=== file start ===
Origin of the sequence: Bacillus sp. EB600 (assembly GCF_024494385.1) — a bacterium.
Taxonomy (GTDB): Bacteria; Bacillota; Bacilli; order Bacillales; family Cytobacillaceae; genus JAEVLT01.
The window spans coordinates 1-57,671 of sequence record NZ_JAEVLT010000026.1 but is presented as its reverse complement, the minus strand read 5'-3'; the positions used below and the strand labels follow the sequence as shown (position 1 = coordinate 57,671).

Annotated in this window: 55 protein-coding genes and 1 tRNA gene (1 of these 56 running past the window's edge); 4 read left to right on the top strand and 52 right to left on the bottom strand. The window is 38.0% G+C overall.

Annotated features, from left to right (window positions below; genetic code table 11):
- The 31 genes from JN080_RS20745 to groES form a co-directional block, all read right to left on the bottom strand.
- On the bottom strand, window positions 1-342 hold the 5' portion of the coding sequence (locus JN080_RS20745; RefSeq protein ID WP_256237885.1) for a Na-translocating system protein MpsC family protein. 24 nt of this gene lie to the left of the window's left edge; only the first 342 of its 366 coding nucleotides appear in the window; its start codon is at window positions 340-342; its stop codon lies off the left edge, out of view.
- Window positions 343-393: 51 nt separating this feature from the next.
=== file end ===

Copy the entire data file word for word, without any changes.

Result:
Origin of the sequence: Bacillus sp. EB600 (assembly GCF_024494385.1) — a bacterium.
Taxonomy (GTDB): Bacteria; Bacillota; Bacilli; order Bacillales; family Cytobacillaceae; genus JAEVLT01.
The window spans coordinates 1-57,671 of sequence record NZ_JAEVLT010000026.1 but is presented as its reverse complement, the minus strand read 5'-3'; the positions used below and the strand labels follow the sequence as shown (position 1 = coordinate 57,671).

Annotated in this window: 55 protein-coding genes and 1 tRNA gene (1 of these 56 running past the window's edge); 4 read left to right on the top strand and 52 right to left on the bottom strand. The window is 38.0% G+C overall.

Annotated features, from left to right (window positions below; genetic code table 11):
- The 31 genes from JN080_RS20745 to groES form a co-directional block, all read right to left on the bottom strand.
- On the bottom strand, window positions 1-342 hold the 5' portion of the coding sequence (locus JN080_RS20745; RefSeq protein ID WP_256237885.1) for a Na-translocating system protein MpsC family protein. 24 nt of this gene lie to the left of the window's left edge; only the first 342 of its 366 coding nucleotides appear in the window; its start codon is at window positions 340-342; its stop codon lies off the left edge, out of view.
- Window positions 343-393: 51 nt separating this feature from the next.